REMARKS BY THE PRESIDENT
UPON DEPARTURE FOR GERMANY
The South Grounds
THE PRESIDENT: Good afternoon. As you know, I am leaving in afew minutes for Europe. But first, I would like to say just a few wordsabout what we've been doing on Kosovo in the last 24 hours, and what weintend to do over the next few days.
Yesterday, I met with Mr. Chernomyrdin, the Russian envoy. Ireaffirmed our support for his efforts, and our willingness to seize everydiplomatic possibility for Serbian authorities to meet the requirementsthat NATO has articulated. I reaffirmed what all the allies have agreedthose requirements are, including withdrawal of Serbian security forcesfrom Kosovo, and the deployment of an international security force withNATO at its core. Only then will the refugees have the confidence toreturn, which is, after all, what we are working for. Only then will theKLA have an incentive to demobilize, which will contribute to peace andstability of all of Kosovo's people, including its ethnic Serbs. Only thenwill we have a chance to achieve a durable solution to the problem ofKosovo.
Tomorrow I will meet with Secretary General Solana and GeneralClark. We will discuss the progress of NATO's air campaign, whichcontinues to grow in intensity and impact. I will speak with the airmenwho are flying missions over Kosovo and Serbia out of Spangdahlem, Germany,and visit our humanitarian relief operations at Ramstein. Our men andwomen in uniform are doing their jobs with uncommon courage and skill.They have the support of the American people. They should hear unqualifiedsupport from their leaders in Washington.
On Thursday, I will meet with Chancellor Schroeder and go to arefugee reception center in Ingelheim, Germany. We will hear the storiesof the people fleeing the ethnic cleansing in Kosovo. We will assure themof our determination and resolve to see them return with security andself-government. That is what our effort in Kosovo is all about.
We need to remember that there is no middle ground betweenreturning these innocent people to their homes and turning away from theirfaith. Whatever can be negotiated, it is not that. They have to be ableto go home safe and secure. We cannot see what we have seen with our owneyes and take refuge in the false comfort of indifference or impatience.We have to take a stand. We have done that. We have to see our effortthrough. We will do that.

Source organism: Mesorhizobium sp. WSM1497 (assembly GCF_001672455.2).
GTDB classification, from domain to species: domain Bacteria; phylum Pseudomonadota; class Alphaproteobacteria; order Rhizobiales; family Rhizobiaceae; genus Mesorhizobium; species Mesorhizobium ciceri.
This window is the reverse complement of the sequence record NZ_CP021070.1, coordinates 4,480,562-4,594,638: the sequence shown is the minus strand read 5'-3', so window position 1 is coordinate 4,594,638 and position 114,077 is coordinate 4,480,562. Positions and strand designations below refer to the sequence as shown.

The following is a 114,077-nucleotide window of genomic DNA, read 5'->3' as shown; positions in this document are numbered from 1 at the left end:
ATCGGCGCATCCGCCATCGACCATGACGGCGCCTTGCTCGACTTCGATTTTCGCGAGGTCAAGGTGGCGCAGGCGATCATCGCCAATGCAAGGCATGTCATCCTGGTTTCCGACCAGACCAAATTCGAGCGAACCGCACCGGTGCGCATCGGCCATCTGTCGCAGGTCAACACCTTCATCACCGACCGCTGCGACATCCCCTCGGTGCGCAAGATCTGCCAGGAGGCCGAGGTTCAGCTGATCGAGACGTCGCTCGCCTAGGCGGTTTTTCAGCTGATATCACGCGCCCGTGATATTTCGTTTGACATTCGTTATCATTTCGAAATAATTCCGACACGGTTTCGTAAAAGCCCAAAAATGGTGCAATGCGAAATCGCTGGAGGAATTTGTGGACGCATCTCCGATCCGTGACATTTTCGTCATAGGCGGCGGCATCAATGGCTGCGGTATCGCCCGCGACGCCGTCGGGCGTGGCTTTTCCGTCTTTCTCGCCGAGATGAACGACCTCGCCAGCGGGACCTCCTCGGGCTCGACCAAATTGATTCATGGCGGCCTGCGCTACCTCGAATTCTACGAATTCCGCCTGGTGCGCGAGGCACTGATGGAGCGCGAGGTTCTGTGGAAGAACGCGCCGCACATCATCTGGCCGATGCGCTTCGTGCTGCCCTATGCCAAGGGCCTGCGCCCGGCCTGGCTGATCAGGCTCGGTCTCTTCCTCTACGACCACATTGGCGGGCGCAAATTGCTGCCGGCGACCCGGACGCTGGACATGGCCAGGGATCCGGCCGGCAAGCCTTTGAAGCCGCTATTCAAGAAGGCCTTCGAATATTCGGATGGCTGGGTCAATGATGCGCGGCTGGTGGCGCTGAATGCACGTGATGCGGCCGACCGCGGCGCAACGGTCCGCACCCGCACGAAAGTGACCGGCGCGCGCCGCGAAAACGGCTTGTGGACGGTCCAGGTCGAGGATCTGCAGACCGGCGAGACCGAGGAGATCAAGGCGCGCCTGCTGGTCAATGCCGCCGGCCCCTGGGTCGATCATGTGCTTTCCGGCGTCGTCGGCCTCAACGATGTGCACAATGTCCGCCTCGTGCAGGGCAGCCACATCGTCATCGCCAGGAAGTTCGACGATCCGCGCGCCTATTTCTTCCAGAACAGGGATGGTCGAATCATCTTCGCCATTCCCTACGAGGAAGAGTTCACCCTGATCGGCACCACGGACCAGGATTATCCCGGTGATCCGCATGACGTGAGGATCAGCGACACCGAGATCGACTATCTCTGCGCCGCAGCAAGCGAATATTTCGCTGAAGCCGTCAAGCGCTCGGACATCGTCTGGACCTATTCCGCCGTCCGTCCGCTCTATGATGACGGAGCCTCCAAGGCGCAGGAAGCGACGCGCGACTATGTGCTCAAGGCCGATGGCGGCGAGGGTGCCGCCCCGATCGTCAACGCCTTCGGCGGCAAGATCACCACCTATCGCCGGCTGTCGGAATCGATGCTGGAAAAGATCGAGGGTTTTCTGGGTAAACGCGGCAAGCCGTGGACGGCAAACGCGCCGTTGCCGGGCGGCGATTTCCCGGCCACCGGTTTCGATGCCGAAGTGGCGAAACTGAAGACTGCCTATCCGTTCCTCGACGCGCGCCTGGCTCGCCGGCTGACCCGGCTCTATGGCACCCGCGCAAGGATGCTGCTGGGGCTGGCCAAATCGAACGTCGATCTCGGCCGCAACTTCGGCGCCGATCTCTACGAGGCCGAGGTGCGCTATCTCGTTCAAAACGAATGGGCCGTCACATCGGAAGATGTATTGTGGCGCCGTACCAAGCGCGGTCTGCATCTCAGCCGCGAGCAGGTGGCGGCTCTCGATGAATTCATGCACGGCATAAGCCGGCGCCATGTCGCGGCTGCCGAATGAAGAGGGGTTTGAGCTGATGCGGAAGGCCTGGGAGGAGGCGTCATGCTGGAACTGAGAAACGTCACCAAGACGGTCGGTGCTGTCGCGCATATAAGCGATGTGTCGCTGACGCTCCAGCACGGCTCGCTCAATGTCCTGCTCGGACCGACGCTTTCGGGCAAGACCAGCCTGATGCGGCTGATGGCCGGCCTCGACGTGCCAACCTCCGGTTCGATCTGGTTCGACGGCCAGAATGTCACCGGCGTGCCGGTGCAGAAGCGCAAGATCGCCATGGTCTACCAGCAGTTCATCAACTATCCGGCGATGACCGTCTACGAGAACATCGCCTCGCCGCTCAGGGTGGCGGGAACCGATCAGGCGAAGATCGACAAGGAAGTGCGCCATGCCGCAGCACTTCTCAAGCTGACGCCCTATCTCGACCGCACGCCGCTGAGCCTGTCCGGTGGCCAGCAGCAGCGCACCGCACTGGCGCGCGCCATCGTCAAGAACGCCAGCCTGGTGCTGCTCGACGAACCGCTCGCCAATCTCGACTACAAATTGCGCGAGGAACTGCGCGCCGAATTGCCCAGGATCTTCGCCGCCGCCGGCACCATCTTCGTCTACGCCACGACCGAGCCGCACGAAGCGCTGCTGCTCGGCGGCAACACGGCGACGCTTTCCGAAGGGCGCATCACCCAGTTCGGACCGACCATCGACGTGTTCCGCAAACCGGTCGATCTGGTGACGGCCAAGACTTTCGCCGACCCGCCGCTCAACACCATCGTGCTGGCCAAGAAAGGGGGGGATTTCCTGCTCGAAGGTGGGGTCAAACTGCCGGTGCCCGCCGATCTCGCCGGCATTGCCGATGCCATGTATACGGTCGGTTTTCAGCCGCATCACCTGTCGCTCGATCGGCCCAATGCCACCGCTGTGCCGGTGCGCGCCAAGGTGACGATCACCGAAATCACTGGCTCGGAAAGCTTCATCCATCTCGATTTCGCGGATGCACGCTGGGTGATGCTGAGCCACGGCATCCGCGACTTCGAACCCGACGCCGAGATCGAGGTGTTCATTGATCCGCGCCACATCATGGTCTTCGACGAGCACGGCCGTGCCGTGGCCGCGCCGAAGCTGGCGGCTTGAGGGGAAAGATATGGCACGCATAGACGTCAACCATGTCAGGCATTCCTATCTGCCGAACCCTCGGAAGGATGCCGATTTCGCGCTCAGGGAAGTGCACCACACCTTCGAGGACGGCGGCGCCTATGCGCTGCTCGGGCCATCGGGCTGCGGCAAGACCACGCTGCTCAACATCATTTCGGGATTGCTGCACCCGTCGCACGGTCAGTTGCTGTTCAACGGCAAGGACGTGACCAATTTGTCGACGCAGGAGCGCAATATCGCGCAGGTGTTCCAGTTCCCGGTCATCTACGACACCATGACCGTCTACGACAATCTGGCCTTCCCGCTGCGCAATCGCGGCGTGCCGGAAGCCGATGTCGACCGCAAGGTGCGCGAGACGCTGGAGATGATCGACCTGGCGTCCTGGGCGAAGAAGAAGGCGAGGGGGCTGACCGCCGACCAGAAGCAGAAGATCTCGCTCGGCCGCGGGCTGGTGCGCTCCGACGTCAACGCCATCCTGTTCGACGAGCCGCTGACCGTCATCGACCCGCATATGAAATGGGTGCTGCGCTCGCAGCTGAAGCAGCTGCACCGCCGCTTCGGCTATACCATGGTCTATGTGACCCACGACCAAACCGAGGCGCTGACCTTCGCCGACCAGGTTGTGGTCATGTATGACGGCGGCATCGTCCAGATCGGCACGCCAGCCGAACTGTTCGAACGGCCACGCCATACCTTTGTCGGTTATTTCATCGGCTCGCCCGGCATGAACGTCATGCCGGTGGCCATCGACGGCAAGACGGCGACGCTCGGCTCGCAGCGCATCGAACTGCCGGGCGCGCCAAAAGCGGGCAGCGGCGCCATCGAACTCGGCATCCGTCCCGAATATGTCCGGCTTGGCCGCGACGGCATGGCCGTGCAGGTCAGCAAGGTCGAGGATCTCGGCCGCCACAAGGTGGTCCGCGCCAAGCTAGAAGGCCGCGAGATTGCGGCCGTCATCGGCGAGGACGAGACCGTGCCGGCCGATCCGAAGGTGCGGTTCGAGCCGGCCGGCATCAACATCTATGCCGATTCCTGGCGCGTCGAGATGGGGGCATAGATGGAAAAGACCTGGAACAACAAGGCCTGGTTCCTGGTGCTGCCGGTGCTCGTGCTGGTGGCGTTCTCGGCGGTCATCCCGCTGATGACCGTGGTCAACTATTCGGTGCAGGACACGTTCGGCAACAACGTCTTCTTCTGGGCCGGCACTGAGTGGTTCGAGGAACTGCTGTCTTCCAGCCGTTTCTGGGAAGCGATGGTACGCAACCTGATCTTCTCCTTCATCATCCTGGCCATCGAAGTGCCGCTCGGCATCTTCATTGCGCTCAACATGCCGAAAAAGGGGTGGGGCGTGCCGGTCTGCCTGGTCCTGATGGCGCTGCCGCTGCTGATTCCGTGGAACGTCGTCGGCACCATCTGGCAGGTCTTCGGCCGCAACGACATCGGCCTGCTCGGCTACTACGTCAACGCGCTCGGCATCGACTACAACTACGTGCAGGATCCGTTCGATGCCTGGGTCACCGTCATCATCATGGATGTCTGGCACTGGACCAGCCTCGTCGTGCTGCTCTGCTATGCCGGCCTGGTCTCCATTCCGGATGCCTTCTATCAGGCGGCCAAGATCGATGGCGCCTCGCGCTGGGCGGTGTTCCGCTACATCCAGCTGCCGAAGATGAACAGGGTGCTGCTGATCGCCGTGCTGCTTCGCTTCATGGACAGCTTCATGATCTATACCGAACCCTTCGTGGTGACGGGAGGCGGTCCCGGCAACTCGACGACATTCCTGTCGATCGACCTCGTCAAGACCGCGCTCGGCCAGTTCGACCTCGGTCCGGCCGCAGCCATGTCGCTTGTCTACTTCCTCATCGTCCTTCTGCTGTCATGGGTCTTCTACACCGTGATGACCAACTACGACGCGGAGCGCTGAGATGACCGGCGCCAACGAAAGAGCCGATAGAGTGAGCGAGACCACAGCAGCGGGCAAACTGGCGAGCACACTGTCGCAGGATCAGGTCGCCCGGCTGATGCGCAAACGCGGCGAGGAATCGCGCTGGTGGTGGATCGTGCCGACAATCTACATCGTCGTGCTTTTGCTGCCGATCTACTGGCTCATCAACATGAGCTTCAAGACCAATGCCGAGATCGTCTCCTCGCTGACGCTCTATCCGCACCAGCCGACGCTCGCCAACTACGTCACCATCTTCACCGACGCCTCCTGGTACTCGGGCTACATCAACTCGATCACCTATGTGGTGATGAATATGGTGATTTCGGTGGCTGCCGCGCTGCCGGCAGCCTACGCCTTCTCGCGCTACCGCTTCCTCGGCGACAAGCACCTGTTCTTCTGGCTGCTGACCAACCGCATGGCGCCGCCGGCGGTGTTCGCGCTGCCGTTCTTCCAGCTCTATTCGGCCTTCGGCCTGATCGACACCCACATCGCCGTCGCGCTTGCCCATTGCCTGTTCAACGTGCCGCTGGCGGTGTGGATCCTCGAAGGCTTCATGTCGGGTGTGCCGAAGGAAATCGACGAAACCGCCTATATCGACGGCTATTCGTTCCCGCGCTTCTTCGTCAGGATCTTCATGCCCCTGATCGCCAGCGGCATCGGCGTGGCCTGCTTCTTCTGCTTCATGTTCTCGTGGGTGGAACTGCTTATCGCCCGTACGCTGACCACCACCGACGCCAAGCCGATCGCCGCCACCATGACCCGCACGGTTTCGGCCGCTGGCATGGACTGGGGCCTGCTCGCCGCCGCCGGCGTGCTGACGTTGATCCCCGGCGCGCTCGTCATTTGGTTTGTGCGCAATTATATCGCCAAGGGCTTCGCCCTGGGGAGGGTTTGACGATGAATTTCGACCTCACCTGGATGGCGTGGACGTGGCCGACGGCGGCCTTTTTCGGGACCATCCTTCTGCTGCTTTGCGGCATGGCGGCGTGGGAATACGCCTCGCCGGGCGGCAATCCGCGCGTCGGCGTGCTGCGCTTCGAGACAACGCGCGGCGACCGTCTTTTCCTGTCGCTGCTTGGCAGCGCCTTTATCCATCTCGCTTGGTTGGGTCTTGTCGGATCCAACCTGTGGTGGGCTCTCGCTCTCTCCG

I want to thank again all of our allies for their steadfastsupport that we are jointly giving to our common efforts. We will continueto do that until our simple and plain objectives are met.
Q Mr. President, what can you negotiate without giving up yourcore demands?
Q -- Milosevic is prepared to move toward NATO's demands atall?
THE PRESIDENT: Well, I don't know what he's prepared to do. Iappreciate the fact that he let our American soldiers come home. That wasthe right decision. They weren't even involved in the operation.
It seems to me that if he asked the question, what is best forthe Serbian people over the long-run? What is most likely to preserve theterritorial integrity of Serbia over the long-run? What is most likely togive us the result where Serbia can join with its neighbors in a commonendeavor to promote prosperity and peace, and therefore the naturalstrengths that Belgrade and Serbia have because of the size of theircountry and the abilities of their people? What is most likely to promotethat? Then the answer will clearly be, letting the Kosovars come home,having an international force to protect them and the Serb minority inKosovo, and then getting on about the business of building a better futurefor all the people of Southeastern Europe.
So, I think if the right questions are asked, then this is not adefeat for Serbia we're seeking. What we're seeking is the simple right ofthe Kosovar Albanians to live in peace in their own land, without fear ofcleansing because of their religious or their ethnic background, and asimple statement that in Europe there will be no more ethnic cleansing. Wewill not usher in the 21st century with the worst nightmares of the 20th.
Q What can you negotiate, Mr. President?
Q Are you any closer to a negotiated peace?
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